Keeping up with new music can be exhausting, even impossible. From the weekly album releases to standalone singles dropping on a daily basis, the amount of music is so vast it’s easy for something to slip through the cracks. Even following along with the Uproxx recommendations on daily basis can be a lot to ask, so every Monday we’re offering up this rundown of the best music released in the last week.
This week saw Jenny Lewis return with another strong solo offering, Strand Of Oaks deliver the best album of his career, and Tame Impala prepare fans for their next cycle by showing as much talent on the keys as they’ve shown on the guitar. Yeah, it was a pretty great week for new music. Check out the highlights below.
Jenny Lewis — On The Line
Both in Rilo Kiley and as a solo artist, Jenny Lewis has had a remarkably consistent career that only now seems to be getting its fair shake. And her latest is among her best. Writing about the album, Uproxx’s Steven Hyden notes, “Her songwriting style, metaphorically speaking, is to invite you over, line up a row of stiff drinks, get you feeling a nice buzz, and then lay on some tough truths. She does it over and over on her great new album.”
Strand Of Oaks — Eraserland
On his sixth album as Strand Of Oaks, Timothy Showalter nearly lost everything after a deep depression put his career and life in jeopardy. But with the help of members of My Morning Jacket, he turned his low point into the best music of his career. Eraserland is an emotionally honest and stunningly grand record that feels destined to stand the test of time.
Nilüfer Yanya — Miss Universe
Rising London songwriter Nilüfer Yanya might have one of the best debut albums of the year. Writing about the songs released in advance of the album, Uproxx’s Chloe Gilke called her “a genre chameleon,” adding that “each of Yanya’s songs showcases a different facet of her voice, embracing diverse and adventurous instrumentals.”
Tamaryn — Dreaming The Dark
Los Angeles-based musician Tamaryn returns for her fourth-career album. A solo artist with a name that sounds like a band, Tamaryn has long embraced the power and choices that dichotomy gives her. Writing about the record, Uproxx’s Caitlin White called it “a stunning, layered song cycle that spotlights her molten voice like never before, and pushes Tamaryn to the forefront of a wave of modern artists repurposing the signifiers of ’80s pop for their own ends.”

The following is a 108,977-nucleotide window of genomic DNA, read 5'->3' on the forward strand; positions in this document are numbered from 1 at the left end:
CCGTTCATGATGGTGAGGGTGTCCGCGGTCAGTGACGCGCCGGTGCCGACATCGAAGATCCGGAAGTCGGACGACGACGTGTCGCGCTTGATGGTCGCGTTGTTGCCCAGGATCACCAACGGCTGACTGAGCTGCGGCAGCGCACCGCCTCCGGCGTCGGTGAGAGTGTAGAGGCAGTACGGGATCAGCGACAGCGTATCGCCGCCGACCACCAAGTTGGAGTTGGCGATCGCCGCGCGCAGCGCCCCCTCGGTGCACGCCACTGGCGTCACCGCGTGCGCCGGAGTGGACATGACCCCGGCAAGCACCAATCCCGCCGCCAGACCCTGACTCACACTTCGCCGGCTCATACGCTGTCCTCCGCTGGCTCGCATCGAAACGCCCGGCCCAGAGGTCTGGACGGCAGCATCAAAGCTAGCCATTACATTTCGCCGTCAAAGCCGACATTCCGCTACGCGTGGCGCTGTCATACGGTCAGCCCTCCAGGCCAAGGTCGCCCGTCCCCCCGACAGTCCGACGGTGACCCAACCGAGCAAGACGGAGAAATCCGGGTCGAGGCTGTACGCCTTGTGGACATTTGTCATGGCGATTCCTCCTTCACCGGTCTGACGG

La Dispute — Panorama
Michigan rockers La Dispute are difficult to pin down genre-wise, incorporating post-hardcore, jazz, and spoken-word disciplines into music that stands apart from the field. Their latest offering follows the amazing 2014 effort Rooms Of The House, and maintains every bit of ambition and creativity found in their previous work.
Rich The Kid — The World Is Yours 2
In a world where hip-hop albums frequently emphasize a guest list, Rich The Kid’s latest ups the ante. Offset, Big Sean, Young Thug, Gunna, Miguel, Takeoff, Lil Pump, Youngboy NBA, and A Boogie Wit Da Hoodie all turn up for the new project from the Atlanta rapper, putting the pressure on him to make his own presence standout on his sophomore record. Whether he succeeds is up for debate, but our own Aaron Williams contends that at the very least, “the beats slap and the guests add a tremendous amount of value.”
Tame Impala — “Patience”
The premiere psych-rock project in the world isn’t tied down to its past. Specifically, the band that was once known for big guitar riffs steps confidently behind the keys for a song that reinterprets yacht rock with its own singular bent. There are few contemporary musicians that have proved as influential as Tame Impala’s Kevin Parker, and this feels like an assured next step into the unknown.
Lizzo — “Tempo” (Ft. Missy Elliott)
I wasn’t at SXSW last week, but the very loud word on the street is that Lizzo won the whole thing. It’s not surprising if you’ve ever seen her live, or if you’ve been paying attention to her recent music. Her latest, “Tempo,” brings her together with a legend in Missy Elliott, for a body-positive track puts Lizzo firmly in a tradition, proving her to be one of the next great voices in hip-hop.
Mormor — “Outside”
When Mormor first started catching our attention last year, it was through laidback bedroom indie that felt like a new perspective on some well-worn aesthetics. “Outside” continues where he left off, sort of like if older Blood Orange had come out on Captured Tracks. It’s further proof that this young songwriter is setting himself up to be an essential voice in the indie world.
Weyes Blood — “Movies”
Weyes Blood’s singles ahead of her upcoming albums, Titanic Rising, have been impeccable. On “Movies,” she’s more cinematic and dramatic than ever, stretching out her Lynchian glory over arpeggios until the whole thing flips on its head. Weyes Blood has a way of making familiar emotions seem cosmic, but here they are pinned down to something we can all reach out and touch: the silver screen. Moving pictures never felt so alive.
Some artists covered here are Warner Music artists. Uproxx is an independent subsidiary of Warner Music Group.